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COURTESY OF DIETRICH BRAUER

Russian & Lutheran

An interview with Dietrich Brauer

Read John Burgess's article on Lutherans and Methodists in Russia.

Dietrich Brauer, archbishop of the Evangelical Lutheran Church of Russia, was born in Vladivostok, the child of Russian-German parents. He grew up in Moscow and attended Novosaratovka Theological Seminary. Besides serving as archbishop, he is pastor of the Peter and Paul Cathedral in Moscow.

Was your family religious?

My family was essentially agnostic. In the Russian-German context, my family’s relationship to religion was complicated. It was not possible to find a Lutheran community in the big city, and Orthodoxy was not particularly attractive. In our circle of friends, there were plenty of people for whom individual faith was significant, but community life was limited or absolutely impossible. I remember that as a child, I was impressed by the personal faith of the people around me.

How did you become attracted to the faith?

The rich heritage of Lutherans in Russia and the connection of our family with it, the testimony of faith from particular people, the study of the Bible and religious texts of the Lutheran church and the music of Bach—God used all of these to invite me to himself.

How would you describe Lutheranism in Russia?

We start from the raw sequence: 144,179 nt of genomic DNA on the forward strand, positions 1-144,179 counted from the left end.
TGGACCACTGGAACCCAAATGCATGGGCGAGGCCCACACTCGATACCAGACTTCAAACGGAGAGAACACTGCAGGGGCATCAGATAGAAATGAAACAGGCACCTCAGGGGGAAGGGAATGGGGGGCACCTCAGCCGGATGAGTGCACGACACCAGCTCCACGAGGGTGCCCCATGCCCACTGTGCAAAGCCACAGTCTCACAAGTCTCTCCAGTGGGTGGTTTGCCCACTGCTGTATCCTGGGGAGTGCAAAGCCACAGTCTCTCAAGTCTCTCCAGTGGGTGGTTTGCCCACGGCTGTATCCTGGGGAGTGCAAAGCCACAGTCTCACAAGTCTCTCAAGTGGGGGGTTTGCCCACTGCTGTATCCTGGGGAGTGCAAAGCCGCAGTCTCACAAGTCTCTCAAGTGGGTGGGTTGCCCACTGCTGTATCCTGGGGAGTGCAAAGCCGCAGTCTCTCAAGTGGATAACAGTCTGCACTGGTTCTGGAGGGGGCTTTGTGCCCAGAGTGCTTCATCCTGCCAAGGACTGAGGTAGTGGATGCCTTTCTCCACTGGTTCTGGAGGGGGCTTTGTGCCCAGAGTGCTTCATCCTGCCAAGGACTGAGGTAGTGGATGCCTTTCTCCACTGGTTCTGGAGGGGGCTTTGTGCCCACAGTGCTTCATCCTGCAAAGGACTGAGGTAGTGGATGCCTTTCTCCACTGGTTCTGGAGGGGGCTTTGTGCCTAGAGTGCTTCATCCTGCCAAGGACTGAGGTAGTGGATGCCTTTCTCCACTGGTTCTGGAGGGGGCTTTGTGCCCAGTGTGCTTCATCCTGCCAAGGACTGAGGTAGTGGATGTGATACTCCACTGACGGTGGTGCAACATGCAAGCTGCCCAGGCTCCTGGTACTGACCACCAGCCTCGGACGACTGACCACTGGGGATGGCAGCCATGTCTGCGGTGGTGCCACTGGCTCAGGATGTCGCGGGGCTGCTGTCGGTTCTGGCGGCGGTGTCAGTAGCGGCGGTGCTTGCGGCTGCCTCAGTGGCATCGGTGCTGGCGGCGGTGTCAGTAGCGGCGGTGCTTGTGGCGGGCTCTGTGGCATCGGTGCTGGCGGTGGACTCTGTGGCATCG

The Lutheran Church in Russia is an ethnic church, but it is not a monoethnic church. Believers come from a variety of German areas and Finnish territories. There are Swedes, Dutch, Latvians, Estonians, Swiss, French and others. After the fall of communism, more than two million Russian-Germans returned to Germany. That in itself changed the character of Lutheran churches. Today Lutheran churches are no longer mostly ethnic churches, but are churches for all people.

What is your vision for the church now?

Lutheran churches in Russia have a big opportunity to be a church not of priests and charismatic leaders who know all the answers in advance, but of a living people, seeing God and his righteousness amidst all the unrighteous kingdoms; to be a church that is not looking backward, but is living here and now, with the perspective of eternity; to be a church that is not afraid to admit mistakes, but that has the courage to say what it thinks and show love to its neighbors.

Lutheran churches in Russia are never going to be large in membership. They will not fill massive stadiums. It isn’t likely that Lutheranism will become a quasi-governmental confession. But I hope that we will grow steadily and become a spiritual home for many people who may discover and receive the gifts of a community life, found in following Christ.

What are some of your goals?

We hope to consolidate churches and strengthen our unity as one church of Christ, as inseparable parts of an ecumenical movement. We are working on developing a democratic structure that comes from the community as a whole, because we are a “priesthood of all believers.” And we want to develop our profile as a Russian Lutheran church, incorporating more of the specificity of our rich Russian heritage.

What are ecumenical relations like in Russia?

We are fruitfully cooperating with other traditional Protestants. In the coming years, we are preparing for the celebration of the Jubilee of the Reformation in 2017. We are planning a complete round of projects with Baptists, Presbyterians, Methodists and Reformed congregations. Some of the planned activities are a theological conference on the theme of the Reformation in 2014, a Youth Church day in 2015, the publication of a Jubilee commemorative book about Protestantism in Russia and a relay through the country celebrating the Jubilee in different regions.

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